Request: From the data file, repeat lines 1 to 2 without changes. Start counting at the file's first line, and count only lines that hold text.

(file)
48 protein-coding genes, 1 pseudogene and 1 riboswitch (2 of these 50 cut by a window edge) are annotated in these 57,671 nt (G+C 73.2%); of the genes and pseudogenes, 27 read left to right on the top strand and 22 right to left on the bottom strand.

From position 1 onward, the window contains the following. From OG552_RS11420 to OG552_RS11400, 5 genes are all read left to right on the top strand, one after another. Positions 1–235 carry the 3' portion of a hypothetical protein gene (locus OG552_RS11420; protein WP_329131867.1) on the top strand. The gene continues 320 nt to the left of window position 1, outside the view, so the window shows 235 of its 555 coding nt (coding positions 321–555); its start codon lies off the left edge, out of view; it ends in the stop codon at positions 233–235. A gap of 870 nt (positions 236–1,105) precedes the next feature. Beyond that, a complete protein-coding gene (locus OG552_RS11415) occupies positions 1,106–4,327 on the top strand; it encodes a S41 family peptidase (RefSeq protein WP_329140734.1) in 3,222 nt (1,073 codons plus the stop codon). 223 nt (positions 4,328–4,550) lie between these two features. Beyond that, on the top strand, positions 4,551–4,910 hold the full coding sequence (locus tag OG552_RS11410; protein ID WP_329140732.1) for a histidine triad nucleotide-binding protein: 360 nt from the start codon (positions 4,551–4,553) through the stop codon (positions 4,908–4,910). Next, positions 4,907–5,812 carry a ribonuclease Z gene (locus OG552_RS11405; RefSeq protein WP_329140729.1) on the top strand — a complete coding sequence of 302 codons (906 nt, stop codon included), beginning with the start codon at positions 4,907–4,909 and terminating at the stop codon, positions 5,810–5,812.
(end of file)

48 protein-coding genes, 1 pseudogene and 1 riboswitch (2 of these 50 cut by a window edge) are annotated in these 57,671 nt (G+C 73.2%); of the genes and pseudogenes, 27 read left to right on the top strand and 22 right to left on the bottom strand.

From position 1 onward, the window contains the following. From OG552_RS11420 to OG552_RS11400, 5 genes are all read left to right on the top strand, one after another. Positions 1–235 carry the 3' portion of a hypothetical protein gene (locus OG552_RS11420; protein WP_329131867.1) on the top strand. The gene continues 320 nt to the left of window position 1, outside the view, so the window shows 235 of its 555 coding nt (coding positions 321–555); its start codon lies off the left edge, out of view; it ends in the stop codon at positions 233–235. A gap of 870 nt (positions 236–1,105) precedes the next feature. Beyond that, a complete protein-coding gene (locus OG552_RS11415) occupies positions 1,106–4,327 on the top strand; it encodes a S41 family peptidase (RefSeq protein WP_329140734.1) in 3,222 nt (1,073 codons plus the stop codon). 223 nt (positions 4,328–4,550) lie between these two features. Beyond that, on the top strand, positions 4,551–4,910 hold the full coding sequence (locus tag OG552_RS11410; protein ID WP_329140732.1) for a histidine triad nucleotide-binding protein: 360 nt from the start codon (positions 4,551–4,553) through the stop codon (positions 4,908–4,910). Next, positions 4,907–5,812 carry a ribonuclease Z gene (locus OG552_RS11405; RefSeq protein WP_329140729.1) on the top strand — a complete coding sequence of 302 codons (906 nt, stop codon included), beginning with the start codon at positions 4,907–4,909 and terminating at the stop codon, positions 5,810–5,812.